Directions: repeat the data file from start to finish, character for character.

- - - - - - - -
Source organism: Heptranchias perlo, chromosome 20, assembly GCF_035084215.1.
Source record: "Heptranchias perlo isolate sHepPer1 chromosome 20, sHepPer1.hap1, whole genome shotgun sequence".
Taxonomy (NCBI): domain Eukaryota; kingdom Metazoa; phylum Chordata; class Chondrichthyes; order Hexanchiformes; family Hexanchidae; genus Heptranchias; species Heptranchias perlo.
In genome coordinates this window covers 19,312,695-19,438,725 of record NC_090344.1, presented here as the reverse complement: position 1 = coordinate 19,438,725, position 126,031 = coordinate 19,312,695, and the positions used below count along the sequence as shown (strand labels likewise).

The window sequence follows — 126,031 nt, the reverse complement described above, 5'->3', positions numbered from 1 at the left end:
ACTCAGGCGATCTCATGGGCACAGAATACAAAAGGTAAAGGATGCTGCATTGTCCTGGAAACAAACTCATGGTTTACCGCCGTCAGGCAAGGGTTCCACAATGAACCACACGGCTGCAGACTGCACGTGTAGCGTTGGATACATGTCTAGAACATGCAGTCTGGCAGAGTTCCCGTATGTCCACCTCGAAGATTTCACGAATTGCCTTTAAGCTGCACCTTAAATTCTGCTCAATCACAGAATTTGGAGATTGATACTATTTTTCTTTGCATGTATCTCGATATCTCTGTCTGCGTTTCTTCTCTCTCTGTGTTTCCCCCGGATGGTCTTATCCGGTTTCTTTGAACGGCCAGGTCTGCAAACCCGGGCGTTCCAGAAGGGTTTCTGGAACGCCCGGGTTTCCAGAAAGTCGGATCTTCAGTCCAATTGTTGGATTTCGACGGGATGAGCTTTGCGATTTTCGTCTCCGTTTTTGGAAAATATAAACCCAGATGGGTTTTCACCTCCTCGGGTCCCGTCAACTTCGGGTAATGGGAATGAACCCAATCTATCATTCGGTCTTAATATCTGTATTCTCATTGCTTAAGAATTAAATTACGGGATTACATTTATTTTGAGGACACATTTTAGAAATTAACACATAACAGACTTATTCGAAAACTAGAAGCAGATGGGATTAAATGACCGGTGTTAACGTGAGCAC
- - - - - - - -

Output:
Source organism: Heptranchias perlo, chromosome 20, assembly GCF_035084215.1.
Source record: "Heptranchias perlo isolate sHepPer1 chromosome 20, sHepPer1.hap1, whole genome shotgun sequence".
Taxonomy (NCBI): domain Eukaryota; kingdom Metazoa; phylum Chordata; class Chondrichthyes; order Hexanchiformes; family Hexanchidae; genus Heptranchias; species Heptranchias perlo.
In genome coordinates this window covers 19,312,695-19,438,725 of record NC_090344.1, presented here as the reverse complement: position 1 = coordinate 19,438,725, position 126,031 = coordinate 19,312,695, and the positions used below count along the sequence as shown (strand labels likewise).

The window sequence follows — 126,031 nt, the reverse complement described above, 5'->3', positions numbered from 1 at the left end:
ACTCAGGCGATCTCATGGGCACAGAATACAAAAGGTAAAGGATGCTGCATTGTCCTGGAAACAAACTCATGGTTTACCGCCGTCAGGCAAGGGTTCCACAATGAACCACACGGCTGCAGACTGCACGTGTAGCGTTGGATACATGTCTAGAACATGCAGTCTGGCAGAGTTCCCGTATGTCCACCTCGAAGATTTCACGAATTGCCTTTAAGCTGCACCTTAAATTCTGCTCAATCACAGAATTTGGAGATTGATACTATTTTTCTTTGCATGTATCTCGATATCTCTGTCTGCGTTTCTTCTCTCTCTGTGTTTCCCCCGGATGGTCTTATCCGGTTTCTTTGAACGGCCAGGTCTGCAAACCCGGGCGTTCCAGAAGGGTTTCTGGAACGCCCGGGTTTCCAGAAAGTCGGATCTTCAGTCCAATTGTTGGATTTCGACGGGATGAGCTTTGCGATTTTCGTCTCCGTTTTTGGAAAATATAAACCCAGATGGGTTTTCACCTCCTCGGGTCCCGTCAACTTCGGGTAATGGGAATGAACCCAATCTATCATTCGGTCTTAATATCTGTATTCTCATTGCTTAAGAATTAAATTACGGGATTACATTTATTTTGAGGACACATTTTAGAAATTAACACATAACAGACTTATTCGAAAACTAGAAGCAGATGGGATTAAATGACCGGTGTTAACGTGAGCAC